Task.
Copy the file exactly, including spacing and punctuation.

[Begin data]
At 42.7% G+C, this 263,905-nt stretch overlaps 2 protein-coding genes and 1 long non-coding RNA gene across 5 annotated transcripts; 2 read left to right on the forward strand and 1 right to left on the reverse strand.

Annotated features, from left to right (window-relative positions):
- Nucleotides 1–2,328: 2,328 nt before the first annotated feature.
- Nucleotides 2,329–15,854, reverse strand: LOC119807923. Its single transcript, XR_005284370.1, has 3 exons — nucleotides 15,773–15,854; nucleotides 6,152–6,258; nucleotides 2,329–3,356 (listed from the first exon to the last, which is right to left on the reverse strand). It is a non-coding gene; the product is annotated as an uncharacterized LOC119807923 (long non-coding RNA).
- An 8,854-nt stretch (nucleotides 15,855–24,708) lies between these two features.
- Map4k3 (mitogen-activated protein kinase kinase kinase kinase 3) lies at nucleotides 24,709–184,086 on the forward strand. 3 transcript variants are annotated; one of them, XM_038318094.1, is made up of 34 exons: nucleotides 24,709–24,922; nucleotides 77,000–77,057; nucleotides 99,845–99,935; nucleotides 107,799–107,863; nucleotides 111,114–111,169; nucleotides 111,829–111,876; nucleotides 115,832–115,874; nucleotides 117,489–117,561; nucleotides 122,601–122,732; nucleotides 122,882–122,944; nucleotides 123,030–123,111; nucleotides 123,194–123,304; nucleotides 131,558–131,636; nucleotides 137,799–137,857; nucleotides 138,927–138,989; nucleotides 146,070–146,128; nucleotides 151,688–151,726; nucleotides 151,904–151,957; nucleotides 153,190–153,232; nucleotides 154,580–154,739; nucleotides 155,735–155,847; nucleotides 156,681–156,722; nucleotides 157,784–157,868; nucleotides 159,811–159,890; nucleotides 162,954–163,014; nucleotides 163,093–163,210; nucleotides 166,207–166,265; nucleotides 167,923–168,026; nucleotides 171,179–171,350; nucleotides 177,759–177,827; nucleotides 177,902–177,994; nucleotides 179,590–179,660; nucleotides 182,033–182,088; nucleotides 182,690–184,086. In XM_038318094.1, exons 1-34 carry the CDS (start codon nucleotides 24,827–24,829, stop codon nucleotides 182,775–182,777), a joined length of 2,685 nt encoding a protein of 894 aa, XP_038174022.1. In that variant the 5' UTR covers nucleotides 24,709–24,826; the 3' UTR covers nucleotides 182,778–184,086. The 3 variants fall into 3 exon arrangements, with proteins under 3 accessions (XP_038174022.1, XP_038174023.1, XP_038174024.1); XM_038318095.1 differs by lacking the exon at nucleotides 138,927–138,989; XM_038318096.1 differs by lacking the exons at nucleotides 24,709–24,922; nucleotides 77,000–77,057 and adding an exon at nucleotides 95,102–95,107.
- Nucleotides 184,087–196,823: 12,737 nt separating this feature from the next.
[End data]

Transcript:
At 42.7% G+C, this 263,905-nt stretch overlaps 2 protein-coding genes and 1 long non-coding RNA gene across 5 annotated transcripts; 2 read left to right on the forward strand and 1 right to left on the reverse strand.

Annotated features, from left to right (window-relative positions):
- Nucleotides 1–2,328: 2,328 nt before the first annotated feature.
- Nucleotides 2,329–15,854, reverse strand: LOC119807923. Its single transcript, XR_005284370.1, has 3 exons — nucleotides 15,773–15,854; nucleotides 6,152–6,258; nucleotides 2,329–3,356 (listed from the first exon to the last, which is right to left on the reverse strand). It is a non-coding gene; the product is annotated as an uncharacterized LOC119807923 (long non-coding RNA).
- An 8,854-nt stretch (nucleotides 15,855–24,708) lies between these two features.
- Map4k3 (mitogen-activated protein kinase kinase kinase kinase 3) lies at nucleotides 24,709–184,086 on the forward strand. 3 transcript variants are annotated; one of them, XM_038318094.1, is made up of 34 exons: nucleotides 24,709–24,922; nucleotides 77,000–77,057; nucleotides 99,845–99,935; nucleotides 107,799–107,863; nucleotides 111,114–111,169; nucleotides 111,829–111,876; nucleotides 115,832–115,874; nucleotides 117,489–117,561; nucleotides 122,601–122,732; nucleotides 122,882–122,944; nucleotides 123,030–123,111; nucleotides 123,194–123,304; nucleotides 131,558–131,636; nucleotides 137,799–137,857; nucleotides 138,927–138,989; nucleotides 146,070–146,128; nucleotides 151,688–151,726; nucleotides 151,904–151,957; nucleotides 153,190–153,232; nucleotides 154,580–154,739; nucleotides 155,735–155,847; nucleotides 156,681–156,722; nucleotides 157,784–157,868; nucleotides 159,811–159,890; nucleotides 162,954–163,014; nucleotides 163,093–163,210; nucleotides 166,207–166,265; nucleotides 167,923–168,026; nucleotides 171,179–171,350; nucleotides 177,759–177,827; nucleotides 177,902–177,994; nucleotides 179,590–179,660; nucleotides 182,033–182,088; nucleotides 182,690–184,086. In XM_038318094.1, exons 1-34 carry the CDS (start codon nucleotides 24,827–24,829, stop codon nucleotides 182,775–182,777), a joined length of 2,685 nt encoding a protein of 894 aa, XP_038174022.1. In that variant the 5' UTR covers nucleotides 24,709–24,826; the 3' UTR covers nucleotides 182,778–184,086. The 3 variants fall into 3 exon arrangements, with proteins under 3 accessions (XP_038174022.1, XP_038174023.1, XP_038174024.1); XM_038318095.1 differs by lacking the exon at nucleotides 138,927–138,989; XM_038318096.1 differs by lacking the exons at nucleotides 24,709–24,922; nucleotides 77,000–77,057 and adding an exon at nucleotides 95,102–95,107.
- Nucleotides 184,087–196,823: 12,737 nt separating this feature from the next.